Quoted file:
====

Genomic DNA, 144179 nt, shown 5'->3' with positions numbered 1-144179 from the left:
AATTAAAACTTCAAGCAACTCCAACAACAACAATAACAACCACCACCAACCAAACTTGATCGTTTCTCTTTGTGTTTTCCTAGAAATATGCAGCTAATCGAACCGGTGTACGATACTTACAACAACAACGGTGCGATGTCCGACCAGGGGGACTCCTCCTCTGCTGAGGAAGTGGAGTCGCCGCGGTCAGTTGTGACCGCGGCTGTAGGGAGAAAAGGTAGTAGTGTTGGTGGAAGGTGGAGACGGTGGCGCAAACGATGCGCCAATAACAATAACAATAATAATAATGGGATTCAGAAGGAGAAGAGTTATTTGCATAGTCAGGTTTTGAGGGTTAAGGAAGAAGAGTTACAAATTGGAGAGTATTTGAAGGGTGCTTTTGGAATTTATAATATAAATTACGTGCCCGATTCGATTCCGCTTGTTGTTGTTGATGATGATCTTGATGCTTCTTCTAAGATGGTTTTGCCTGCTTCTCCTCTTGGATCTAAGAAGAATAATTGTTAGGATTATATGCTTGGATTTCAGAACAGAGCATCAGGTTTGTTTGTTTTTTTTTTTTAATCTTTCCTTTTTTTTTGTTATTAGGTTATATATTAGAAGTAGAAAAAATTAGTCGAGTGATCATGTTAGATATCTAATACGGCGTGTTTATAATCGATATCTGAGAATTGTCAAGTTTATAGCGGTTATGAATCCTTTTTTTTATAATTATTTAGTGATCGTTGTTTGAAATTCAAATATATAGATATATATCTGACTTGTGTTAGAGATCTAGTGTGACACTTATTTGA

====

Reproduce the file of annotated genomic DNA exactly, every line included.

Genomic DNA, 144179 nt, shown 5'->3' with positions numbered 1-144179 from the left:
AATTAAAACTTCAAGCAACTCCAACAACAACAATAACAACCACCACCAACCAAACTTGATCGTTTCTCTTTGTGTTTTCCTAGAAATATGCAGCTAATCGAACCGGTGTACGATACTTACAACAACAACGGTGCGATGTCCGACCAGGGGGACTCCTCCTCTGCTGAGGAAGTGGAGTCGCCGCGGTCAGTTGTGACCGCGGCTGTAGGGAGAAAAGGTAGTAGTGTTGGTGGAAGGTGGAGACGGTGGCGCAAACGATGCGCCAATAACAATAACAATAATAATAATGGGATTCAGAAGGAGAAGAGTTATTTGCATAGTCAGGTTTTGAGGGTTAAGGAAGAAGAGTTACAAATTGGAGAGTATTTGAAGGGTGCTTTTGGAATTTATAATATAAATTACGTGCCCGATTCGATTCCGCTTGTTGTTGTTGATGATGATCTTGATGCTTCTTCTAAGATGGTTTTGCCTGCTTCTCCTCTTGGATCTAAGAAGAATAATTGTTAGGATTATATGCTTGGATTTCAGAACAGAGCATCAGGTTTGTTTGTTTTTTTTTTTTAATCTTTCCTTTTTTTTTGTTATTAGGTTATATATTAGAAGTAGAAAAAATTAGTCGAGTGATCATGTTAGATATCTAATACGGCGTGTTTATAATCGATATCTGAGAATTGTCAAGTTTATAGCGGTTATGAATCCTTTTTTTTATAATTATTTAGTGATCGTTGTTTGAAATTCAAATATATAGATATATATCTGACTTGTGTTAGAGATCTAGTGTGACACTTATTTGA